The Regular Rate, FLSA, and Firefighters Part III

This is the third installment in a six-part series from on the regular rate.

Proper calculation of the regular rate is critical. All FLSA overtime must be at least time and one-half of the regular rate. The regular rate has been referred to as the “linchpin” of the FLSA. Not only is calculating the regular rate important, it can be difficult, especially for firefighters. Calculating the proper regular rate is frequently one of the most challenging administrative tasks for any fire department leader. In fact, the U.S. Supreme Court has written that calculating the regular rate can even be “perplexing” at times.

Properly calculating a firefighter’s regular rate may seem overwhelming at first, but with the proper knowledge, anybody can do it. Failing to include all remuneration in the regular rate is the leading cause of FLSA lawsuits in the fire service today. In this six-part series, we will explore six different forms of remuneration that can be rightfully excluded from the regular rate.

Important Point to Remember

The regular rate must include “all remuneration for employment paid to, or on behalf of, the employee,” with only a few narrow exceptions. That means all the money an employee receives from his or her employer must be included in the regular rate unless it fits into one of these six narrow exceptions.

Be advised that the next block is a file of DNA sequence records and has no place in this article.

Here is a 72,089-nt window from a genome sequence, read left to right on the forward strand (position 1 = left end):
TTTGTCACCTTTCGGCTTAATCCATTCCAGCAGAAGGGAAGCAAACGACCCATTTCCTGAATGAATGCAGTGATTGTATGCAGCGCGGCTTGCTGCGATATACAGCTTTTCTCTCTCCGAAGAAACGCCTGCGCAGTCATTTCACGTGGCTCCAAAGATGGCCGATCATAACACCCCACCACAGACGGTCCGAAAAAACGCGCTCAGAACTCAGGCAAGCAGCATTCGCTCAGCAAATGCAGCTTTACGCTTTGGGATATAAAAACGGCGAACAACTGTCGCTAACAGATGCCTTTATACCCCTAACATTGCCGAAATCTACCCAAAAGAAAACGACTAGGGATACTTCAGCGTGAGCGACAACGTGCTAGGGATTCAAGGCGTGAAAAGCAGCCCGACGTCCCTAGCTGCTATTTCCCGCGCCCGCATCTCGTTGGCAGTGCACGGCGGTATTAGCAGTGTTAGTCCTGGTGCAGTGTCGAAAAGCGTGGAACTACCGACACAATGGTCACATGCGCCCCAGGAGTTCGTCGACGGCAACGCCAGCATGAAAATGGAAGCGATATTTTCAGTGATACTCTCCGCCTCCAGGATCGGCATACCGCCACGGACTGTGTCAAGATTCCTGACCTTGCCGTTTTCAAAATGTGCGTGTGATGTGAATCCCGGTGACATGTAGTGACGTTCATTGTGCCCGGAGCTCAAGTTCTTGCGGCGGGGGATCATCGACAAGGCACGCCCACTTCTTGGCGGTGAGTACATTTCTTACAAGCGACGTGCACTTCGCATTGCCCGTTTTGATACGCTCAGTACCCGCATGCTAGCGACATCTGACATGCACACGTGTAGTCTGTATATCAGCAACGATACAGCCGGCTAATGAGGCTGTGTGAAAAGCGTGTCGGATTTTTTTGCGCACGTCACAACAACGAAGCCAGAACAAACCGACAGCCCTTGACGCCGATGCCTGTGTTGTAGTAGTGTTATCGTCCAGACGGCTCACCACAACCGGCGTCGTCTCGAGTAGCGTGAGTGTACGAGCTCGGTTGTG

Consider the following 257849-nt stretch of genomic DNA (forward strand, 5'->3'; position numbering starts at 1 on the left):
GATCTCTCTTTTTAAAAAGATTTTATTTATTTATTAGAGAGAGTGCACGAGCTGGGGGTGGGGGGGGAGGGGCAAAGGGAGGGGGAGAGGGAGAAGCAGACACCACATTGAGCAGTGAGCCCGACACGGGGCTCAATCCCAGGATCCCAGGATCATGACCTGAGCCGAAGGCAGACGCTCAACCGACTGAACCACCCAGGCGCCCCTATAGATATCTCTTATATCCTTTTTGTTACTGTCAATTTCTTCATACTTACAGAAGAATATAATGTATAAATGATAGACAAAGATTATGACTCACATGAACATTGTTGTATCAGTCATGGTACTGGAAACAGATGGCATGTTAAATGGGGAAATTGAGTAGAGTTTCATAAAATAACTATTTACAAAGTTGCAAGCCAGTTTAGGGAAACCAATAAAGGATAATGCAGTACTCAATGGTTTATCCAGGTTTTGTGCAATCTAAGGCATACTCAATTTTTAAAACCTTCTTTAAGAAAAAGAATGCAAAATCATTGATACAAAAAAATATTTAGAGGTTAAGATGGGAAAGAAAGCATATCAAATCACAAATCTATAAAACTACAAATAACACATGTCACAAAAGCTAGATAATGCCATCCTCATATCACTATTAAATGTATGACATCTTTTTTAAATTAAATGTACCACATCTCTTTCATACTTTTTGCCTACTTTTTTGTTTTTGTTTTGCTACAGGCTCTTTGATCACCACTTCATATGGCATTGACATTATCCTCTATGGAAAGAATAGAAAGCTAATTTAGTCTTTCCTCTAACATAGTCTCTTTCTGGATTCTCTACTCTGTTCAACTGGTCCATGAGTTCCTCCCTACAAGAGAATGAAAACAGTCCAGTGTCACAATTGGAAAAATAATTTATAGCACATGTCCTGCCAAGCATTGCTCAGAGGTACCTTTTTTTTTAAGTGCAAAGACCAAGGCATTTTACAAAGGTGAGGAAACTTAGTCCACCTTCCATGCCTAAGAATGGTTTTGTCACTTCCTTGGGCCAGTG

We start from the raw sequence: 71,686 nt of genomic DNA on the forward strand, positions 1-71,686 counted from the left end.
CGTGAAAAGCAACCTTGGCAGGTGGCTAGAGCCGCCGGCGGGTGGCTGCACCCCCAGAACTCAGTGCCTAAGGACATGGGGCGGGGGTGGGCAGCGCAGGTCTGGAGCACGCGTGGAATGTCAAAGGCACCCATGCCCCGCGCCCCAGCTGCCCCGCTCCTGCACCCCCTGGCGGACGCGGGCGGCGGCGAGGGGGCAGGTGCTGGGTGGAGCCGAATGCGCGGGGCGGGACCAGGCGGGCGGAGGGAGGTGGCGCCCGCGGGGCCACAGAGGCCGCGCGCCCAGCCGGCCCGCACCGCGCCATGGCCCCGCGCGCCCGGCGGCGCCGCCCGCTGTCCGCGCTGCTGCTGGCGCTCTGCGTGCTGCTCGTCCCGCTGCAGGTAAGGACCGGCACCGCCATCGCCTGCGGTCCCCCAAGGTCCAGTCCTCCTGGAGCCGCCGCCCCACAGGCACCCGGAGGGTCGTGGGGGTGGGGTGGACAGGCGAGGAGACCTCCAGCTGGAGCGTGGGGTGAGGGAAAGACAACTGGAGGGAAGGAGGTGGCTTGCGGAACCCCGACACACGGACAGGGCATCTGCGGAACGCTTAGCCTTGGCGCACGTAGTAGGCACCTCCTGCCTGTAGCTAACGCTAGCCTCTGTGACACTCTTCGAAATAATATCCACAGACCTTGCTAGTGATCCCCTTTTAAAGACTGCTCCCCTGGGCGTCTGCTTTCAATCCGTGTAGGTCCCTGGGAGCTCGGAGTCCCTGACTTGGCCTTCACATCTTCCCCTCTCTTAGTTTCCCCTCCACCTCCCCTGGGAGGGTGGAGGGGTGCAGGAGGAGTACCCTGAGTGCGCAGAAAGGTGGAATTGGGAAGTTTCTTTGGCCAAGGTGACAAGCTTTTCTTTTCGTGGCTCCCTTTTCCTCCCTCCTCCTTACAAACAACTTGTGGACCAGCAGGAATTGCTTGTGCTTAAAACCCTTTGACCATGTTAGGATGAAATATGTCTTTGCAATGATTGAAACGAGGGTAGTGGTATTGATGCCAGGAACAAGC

Regular Rate Exception #3 – Occasional Periods When No Work is Performed Exception

Payments made for occasional periods when no work is performed due to vacation, holiday, illness, failure of the employer to provide sufficient work” or other “similar causes” need not be included in the regular rate.

This exception has two critical requirements:

  1. The employer must be paying an employee for not working; and
  2. These payments must occur infrequently, sporadically, or unpredictably.

The occasional periods when no work is performed exception applies to payments received by firefighters for not working due to vacation or sick leave.

Generally speaking, this exception also applies to money paid to firefighters for not working holidays. However, there can be limited circumstances that require holiday pay included in the regular rate. Occasionally firefighters and other first responders receive lump-sum payments in lieu of holiday pay. These lump sum payments are made whether the firefighter works the holiday or not. Courts have found lump-sum payments not attributable to specific holidays must be included in the regular rate. Whether holiday pay needs to be included in a firefighter’s regular rate requires a thorough examination of the facts.

Finally, “payments made for occasional periods when no work is performed due to. . .[other] similar causes does not need to be included in the regular rate. The Department of Labor lists examples of the types of payments that would qualify as a “similar cause.” These include payments to employees for bereavement leave, jury duty, and instances of extreme weather that prevent an employee from driving to work.

Stay tuned for the next installment in the six-part series on the regular rate and firefighters: Regular Rate Exclusion #4: Retirement, Health Care, and Insurance Exception.

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